My Math Forum Expectation calculation

 Probability and Statistics Basic Probability and Statistics Math Forum

December 28th, 2016, 04:21 PM   #1
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Expectation calculation

Hi, I could only find E(X|Y1=1) is 7, but had difficulties with all the rest. I would be glad for a help. Thanks in advance.
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December 28th, 2016, 04:25 PM   #2
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Quote:
 Originally Posted by riovelo Hi, I could only find E(X|Y1=1) is 7, but had difficulties with all the rest. I would be glad for a help. Thanks in advance.
There is the bigger image. http://up416.siz.co.il/up1/gmvix3jyzmwz.png

Last edited by skipjack; December 29th, 2016 at 08:35 AM.

 December 28th, 2016, 06:52 PM #3 Senior Member   Joined: Dec 2012 From: Hong Kong Posts: 781 Thanks: 284 Math Focus: Linear algebra, linear statistical models Since the monkey is right back at the beginning of the maze after going through the other two apertures, E(X|Y1=2) = 3 + E(X), E(X|Y1=2) = 5 + E(X). We have $\displaystyle E(X) = \sum_{i=1}^3 E(X|Y1=i) P(Y1=i) = \frac{1}{3} [7 + 3 + E(X) + 5 + E(X)]$, so you simply have to solve for E(X) to get the answer! Thanks from romsek and riovelo
 December 29th, 2016, 06:15 AM #4 Newbie   Joined: Nov 2016 From: Israel Posts: 7 Thanks: 0 Hi 123qwerty, first of all, thanks for your reply. Can you please explain the equations E(X|Y1=2) = 3 + E(X), E(X|Y1=2) = 5 + E(X)? I mean, I undestand that the 3 and the 5 are the periods of time by which the monkey's moving about through each aperture except 1, but I don't undestand what makes the the 2 equations true. And I would be greatful if you'd help me with the second part of section b. Last edited by riovelo; December 29th, 2016 at 06:26 AM.
 December 29th, 2016, 07:48 AM #5 Senior Member   Joined: Dec 2012 From: Hong Kong Posts: 781 Thanks: 284 Math Focus: Linear algebra, linear statistical models We're splitting up the expected value into two parts: the first time period taken by the monkey to move about in the maze, plus everything else. The 'everything else' part is E(X) because we're back to the beginning of the maze and have to start over. I'm not sure what the last one really means tbh, but here's how I'd do it: We know for certain that he'll go through 7 once, so that's the first term. As for how much time (on average) he spend on going through the rest of the maze, well, let this time be Z. We know he'll choose 3 half the time and 5 the other half of the time, so let's just pretend there's a 2/3 chance he'll choose a path with 4 hours. So now we have: Then we get the sum $\displaystyle 7 + \sum_{i=1}^\infty \left(\frac{2}{3}\right)^{i-1} \left(\frac{1}{3}\right) \times 4(i-1) = 7 + 2 \times 4 = 15$ (Note that I put i-1 rather than i after 4 to exclude the first round.) Thanks from riovelo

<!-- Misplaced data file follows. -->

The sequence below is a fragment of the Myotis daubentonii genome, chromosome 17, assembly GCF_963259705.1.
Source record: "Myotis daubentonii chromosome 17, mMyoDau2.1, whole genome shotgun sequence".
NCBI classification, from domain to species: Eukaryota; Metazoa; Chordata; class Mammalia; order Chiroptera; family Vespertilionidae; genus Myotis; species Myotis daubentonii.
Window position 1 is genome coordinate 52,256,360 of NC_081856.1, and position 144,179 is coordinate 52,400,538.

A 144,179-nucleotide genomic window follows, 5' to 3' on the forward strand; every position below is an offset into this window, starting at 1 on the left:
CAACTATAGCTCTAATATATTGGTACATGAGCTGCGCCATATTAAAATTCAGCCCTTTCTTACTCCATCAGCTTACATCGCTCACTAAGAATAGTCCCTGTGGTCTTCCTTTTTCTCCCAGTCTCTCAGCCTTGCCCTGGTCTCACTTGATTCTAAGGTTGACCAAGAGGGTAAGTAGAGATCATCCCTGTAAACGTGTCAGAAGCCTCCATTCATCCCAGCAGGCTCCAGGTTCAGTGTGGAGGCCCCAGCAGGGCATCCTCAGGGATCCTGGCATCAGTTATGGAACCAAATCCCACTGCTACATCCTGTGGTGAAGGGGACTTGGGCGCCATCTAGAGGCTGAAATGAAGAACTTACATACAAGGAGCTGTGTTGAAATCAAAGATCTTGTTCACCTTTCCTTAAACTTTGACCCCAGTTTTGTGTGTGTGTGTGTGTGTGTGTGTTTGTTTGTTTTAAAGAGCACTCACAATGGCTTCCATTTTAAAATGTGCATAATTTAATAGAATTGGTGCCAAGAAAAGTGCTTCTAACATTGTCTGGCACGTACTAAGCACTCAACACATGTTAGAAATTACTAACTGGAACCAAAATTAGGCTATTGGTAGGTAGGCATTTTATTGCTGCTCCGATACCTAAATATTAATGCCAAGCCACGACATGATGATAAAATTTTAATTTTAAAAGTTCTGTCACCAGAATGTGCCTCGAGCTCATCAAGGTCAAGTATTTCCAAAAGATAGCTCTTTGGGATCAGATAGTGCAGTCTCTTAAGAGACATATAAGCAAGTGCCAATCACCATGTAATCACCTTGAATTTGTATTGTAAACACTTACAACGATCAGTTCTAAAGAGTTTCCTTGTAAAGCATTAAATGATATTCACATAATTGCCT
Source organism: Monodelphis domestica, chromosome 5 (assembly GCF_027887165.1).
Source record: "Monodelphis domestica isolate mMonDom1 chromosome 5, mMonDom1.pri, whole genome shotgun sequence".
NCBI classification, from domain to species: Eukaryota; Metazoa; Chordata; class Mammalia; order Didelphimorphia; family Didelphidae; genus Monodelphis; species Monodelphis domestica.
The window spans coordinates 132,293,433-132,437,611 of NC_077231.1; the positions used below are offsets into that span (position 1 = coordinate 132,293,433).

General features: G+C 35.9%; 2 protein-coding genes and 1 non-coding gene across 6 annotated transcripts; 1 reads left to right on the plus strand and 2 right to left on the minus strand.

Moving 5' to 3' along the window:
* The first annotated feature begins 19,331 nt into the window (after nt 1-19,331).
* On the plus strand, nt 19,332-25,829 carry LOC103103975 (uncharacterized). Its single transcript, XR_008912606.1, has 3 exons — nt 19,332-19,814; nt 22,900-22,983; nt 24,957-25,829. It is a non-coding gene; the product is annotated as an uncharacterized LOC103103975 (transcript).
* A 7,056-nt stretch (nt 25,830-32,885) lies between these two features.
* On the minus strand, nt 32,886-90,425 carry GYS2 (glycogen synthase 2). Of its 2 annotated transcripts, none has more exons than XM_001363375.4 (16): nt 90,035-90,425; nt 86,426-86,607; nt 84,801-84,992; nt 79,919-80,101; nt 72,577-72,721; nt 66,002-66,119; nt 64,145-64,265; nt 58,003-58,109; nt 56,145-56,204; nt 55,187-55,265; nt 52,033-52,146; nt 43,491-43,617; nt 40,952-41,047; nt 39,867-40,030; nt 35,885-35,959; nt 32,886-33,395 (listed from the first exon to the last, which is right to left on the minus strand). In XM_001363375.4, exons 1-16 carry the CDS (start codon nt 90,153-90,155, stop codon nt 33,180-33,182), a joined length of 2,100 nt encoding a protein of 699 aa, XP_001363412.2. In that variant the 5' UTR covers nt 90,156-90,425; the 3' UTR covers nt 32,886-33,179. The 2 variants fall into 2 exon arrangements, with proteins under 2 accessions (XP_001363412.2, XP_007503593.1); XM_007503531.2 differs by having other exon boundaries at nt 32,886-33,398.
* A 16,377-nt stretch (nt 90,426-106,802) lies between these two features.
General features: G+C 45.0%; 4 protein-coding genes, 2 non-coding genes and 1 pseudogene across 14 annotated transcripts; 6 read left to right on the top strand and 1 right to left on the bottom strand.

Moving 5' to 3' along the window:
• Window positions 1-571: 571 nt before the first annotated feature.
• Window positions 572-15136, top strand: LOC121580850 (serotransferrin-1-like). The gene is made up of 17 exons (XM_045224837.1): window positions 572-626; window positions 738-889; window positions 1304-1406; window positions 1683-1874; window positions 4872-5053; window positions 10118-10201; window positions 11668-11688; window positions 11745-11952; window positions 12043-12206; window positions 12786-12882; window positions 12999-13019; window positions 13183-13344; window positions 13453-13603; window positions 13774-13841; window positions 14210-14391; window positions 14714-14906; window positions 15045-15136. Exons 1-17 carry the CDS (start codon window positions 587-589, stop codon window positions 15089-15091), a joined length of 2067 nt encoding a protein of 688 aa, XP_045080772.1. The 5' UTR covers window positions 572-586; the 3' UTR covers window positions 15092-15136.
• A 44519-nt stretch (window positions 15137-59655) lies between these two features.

December 29th, 2016, 09:53 AM #6 Newbie   Joined: Nov 2016 From: Israel Posts: 7 Thanks: 0 Thanks again 123qwerty. But stil, there's one thing I don't understand- Why the first time period taken by the monkey is not included in that 'everything else'?
December 29th, 2016, 09:57 AM   #7
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Quote:
 Originally Posted by riovelo Thanks again 123qwerty. But stil, there's one thing I don't understand- Why the first time period taken by the monkey is not included in that 'everything else'?
Because I divided the time into two parts: The first part plus the rest.

December 29th, 2016, 07:17 PM   #8
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Quote:
 Originally Posted by 123qwerty We're splitting up the expected value into two parts: the first time period taken by the monkey to move about in the maze, plus everything else. The 'everything else' part is E(X) because we're back to the beginning of the maze and have to start over. I'm not sure what the last one really means tbh, but here's how I'd do it: We know for certain that he'll go through 7 once, so that's the first term. As for how much time (on average) he spend on going through the rest of the maze, well, let this time be Z. We know he'll choose 3 half the time and 5 the other half of the time, so let's just pretend there's a 2/3 chance he'll choose a path with 4 hours. So now we have: Then we get the sum $\displaystyle 7 + \sum_{i=1}^\infty \left(\frac{2}{3}\right)^{i-1} \left(\frac{1}{3}\right) \times 4(i-1) = 7 + 2 \times 4 = 15$ (Note that I put i-1 rather than i after 4 to exclude the final round.)
Oops! Just realised this.

December 30th, 2016, 03:44 AM   #9
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Quote:
 Originally Posted by 123qwerty Oops! Just realised this.
Thank you very much!

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